Let Your Respondents Mess Up
While it is tempting to use advanced programming to “force” good answers and good behavior out of survey respondents, don’t do it. Let respondents make mistakes. Let them mess up, and then review who messes up. This is one of the best ways to assess data quality in a survey, and trust me you will be surprised (maybe saddened, maybe worried) at what you find.
This advice came to mind for a survey we just fielded that required respondents to watch a four minute video explaining a new product. The video was followed by questions about features and value and likelihood of purchase, including a set of conjoint exercises to assess willingness to pay. The research sponsor asked that we force respondents to watch the entire video before allowing them to advance. The product is extremely complex, they argued, and the answers we get back will be suspect if people do not watch the video.
The problem, though, is that I cannot force respondents to pay attention. So why not let them give me data that tells me they did not pay attention? If they stop the video and move on, I will know. I will have data telling me how long the video played. But if I force four minutes of video play before letting the survey advance to the next screen, I will never know. Surely they can ignore the video while being forced to let it play.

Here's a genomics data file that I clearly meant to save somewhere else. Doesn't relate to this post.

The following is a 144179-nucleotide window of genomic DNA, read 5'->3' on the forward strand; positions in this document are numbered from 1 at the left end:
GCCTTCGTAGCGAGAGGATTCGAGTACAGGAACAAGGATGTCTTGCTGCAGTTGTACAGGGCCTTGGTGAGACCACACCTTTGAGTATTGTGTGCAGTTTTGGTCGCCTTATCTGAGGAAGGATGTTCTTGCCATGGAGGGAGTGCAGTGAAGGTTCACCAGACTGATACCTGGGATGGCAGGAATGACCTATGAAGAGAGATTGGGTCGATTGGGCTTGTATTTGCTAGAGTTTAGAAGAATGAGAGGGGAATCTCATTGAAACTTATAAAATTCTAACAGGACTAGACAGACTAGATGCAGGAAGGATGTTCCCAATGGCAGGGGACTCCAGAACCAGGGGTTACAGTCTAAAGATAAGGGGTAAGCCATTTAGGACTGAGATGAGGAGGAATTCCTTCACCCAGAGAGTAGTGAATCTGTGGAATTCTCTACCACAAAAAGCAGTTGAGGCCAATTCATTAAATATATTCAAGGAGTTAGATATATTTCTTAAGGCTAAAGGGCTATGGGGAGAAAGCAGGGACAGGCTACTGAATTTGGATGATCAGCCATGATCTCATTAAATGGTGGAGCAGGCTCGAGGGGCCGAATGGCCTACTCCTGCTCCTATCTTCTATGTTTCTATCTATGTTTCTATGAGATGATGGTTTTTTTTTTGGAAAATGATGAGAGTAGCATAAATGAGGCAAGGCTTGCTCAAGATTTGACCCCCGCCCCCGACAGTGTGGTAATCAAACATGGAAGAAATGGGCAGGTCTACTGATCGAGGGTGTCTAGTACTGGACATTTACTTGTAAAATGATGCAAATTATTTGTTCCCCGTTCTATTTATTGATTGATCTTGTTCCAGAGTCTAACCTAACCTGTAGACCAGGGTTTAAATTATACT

The same goes for all sorts of survey questions. Many survey researchers impose constraints on what respondents can do, which makes for tidy, logically consistent, and easy-to-clean data. For example, you might force a respondent to give consistent answers so that “years employed” can never exceed “age.” But while you can force respondents to be logically consistent, popping up with error messages if they are not, you cannot force them to tell the truth. And if you force logical consistency, you lose evidence that they are not telling the truth.
It is unfortunate that some people (and most robots) race through surveys and give random answers. They want their incentive payments and that is all. But you can use their bad data to assess, diagnose, and eliminate. So avoid getting overly focused on using programming and technology to “solve” the problem of inattentive behavior. Let them mess up, and use that data to your advantage.
—Joe Hopper, Ph.D.